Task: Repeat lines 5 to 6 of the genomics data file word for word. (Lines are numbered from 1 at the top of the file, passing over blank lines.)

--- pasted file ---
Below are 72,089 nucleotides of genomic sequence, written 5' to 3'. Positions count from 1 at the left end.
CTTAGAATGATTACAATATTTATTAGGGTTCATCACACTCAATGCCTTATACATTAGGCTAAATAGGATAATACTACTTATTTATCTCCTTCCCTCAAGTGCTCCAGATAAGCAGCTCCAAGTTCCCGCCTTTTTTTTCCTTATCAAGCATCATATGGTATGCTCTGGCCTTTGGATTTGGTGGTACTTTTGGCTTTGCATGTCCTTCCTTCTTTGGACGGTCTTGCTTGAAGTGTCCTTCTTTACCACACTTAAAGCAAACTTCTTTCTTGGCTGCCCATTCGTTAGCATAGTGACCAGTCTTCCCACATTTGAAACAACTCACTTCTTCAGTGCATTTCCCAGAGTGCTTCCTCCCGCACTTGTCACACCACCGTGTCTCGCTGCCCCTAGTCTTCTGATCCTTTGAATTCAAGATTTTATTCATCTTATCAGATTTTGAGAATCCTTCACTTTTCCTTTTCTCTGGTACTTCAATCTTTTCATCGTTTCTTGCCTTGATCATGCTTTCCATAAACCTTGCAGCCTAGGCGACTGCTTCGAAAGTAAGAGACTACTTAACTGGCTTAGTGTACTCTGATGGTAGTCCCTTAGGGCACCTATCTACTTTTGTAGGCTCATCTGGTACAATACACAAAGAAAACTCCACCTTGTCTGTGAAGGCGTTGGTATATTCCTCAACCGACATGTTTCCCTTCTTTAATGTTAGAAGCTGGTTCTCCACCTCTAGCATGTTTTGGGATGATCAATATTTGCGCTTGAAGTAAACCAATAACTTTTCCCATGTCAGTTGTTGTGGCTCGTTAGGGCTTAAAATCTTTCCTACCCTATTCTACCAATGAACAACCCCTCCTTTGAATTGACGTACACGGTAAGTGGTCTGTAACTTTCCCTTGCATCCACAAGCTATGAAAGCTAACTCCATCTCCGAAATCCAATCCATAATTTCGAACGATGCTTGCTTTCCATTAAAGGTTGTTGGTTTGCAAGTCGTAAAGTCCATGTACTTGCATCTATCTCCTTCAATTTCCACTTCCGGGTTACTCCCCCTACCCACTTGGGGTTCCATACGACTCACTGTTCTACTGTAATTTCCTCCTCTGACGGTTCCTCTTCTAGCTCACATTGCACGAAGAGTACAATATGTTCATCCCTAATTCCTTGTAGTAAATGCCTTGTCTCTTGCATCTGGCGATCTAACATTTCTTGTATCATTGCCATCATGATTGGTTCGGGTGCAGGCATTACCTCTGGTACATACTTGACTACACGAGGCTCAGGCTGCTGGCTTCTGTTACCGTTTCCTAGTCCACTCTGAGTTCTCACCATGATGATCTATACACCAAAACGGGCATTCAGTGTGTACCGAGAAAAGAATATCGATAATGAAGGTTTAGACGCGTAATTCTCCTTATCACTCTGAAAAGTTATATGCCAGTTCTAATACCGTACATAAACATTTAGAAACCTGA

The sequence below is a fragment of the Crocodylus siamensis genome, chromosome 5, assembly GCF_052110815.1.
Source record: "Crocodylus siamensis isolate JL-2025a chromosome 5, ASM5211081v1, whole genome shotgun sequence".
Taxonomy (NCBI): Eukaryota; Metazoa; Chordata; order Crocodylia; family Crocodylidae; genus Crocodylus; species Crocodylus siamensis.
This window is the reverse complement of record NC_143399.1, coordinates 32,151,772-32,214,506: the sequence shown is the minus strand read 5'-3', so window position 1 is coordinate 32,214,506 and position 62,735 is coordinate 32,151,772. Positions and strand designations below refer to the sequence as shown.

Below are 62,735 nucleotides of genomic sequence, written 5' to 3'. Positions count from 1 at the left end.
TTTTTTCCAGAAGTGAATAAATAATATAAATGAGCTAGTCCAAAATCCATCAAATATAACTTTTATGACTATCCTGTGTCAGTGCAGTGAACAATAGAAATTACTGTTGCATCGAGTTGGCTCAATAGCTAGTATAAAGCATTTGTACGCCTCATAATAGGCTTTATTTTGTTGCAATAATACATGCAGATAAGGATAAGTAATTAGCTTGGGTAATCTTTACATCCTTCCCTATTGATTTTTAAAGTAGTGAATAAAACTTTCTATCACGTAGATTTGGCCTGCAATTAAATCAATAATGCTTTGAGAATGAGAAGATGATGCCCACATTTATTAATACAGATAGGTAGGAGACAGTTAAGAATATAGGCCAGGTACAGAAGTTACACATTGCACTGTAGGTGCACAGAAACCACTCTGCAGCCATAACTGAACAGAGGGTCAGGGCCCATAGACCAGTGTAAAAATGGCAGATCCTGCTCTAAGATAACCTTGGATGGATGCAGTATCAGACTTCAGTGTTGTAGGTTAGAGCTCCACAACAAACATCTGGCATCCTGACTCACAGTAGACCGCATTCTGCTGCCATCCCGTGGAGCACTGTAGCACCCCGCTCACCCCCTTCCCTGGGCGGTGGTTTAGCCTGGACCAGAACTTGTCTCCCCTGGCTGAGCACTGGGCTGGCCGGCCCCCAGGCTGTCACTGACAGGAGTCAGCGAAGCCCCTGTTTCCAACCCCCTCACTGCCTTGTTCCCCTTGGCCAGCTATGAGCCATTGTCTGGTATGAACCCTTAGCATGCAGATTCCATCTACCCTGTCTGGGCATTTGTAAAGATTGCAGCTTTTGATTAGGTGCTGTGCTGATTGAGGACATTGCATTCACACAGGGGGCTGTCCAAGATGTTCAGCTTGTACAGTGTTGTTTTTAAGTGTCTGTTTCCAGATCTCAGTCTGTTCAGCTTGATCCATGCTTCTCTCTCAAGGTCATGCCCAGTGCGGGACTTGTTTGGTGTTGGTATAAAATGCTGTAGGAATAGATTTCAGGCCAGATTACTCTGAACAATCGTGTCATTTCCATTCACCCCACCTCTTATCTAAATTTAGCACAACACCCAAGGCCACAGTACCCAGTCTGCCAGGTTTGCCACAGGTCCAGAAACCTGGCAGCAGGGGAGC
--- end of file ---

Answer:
Taxonomy (NCBI): Eukaryota; Metazoa; Chordata; order Crocodylia; family Crocodylidae; genus Crocodylus; species Crocodylus siamensis.
This window is the reverse complement of record NC_143399.1, coordinates 32,151,772-32,214,506: the sequence shown is the minus strand read 5'-3', so window position 1 is coordinate 32,214,506 and position 62,735 is coordinate 32,151,772. Positions and strand designations below refer to the sequence as shown.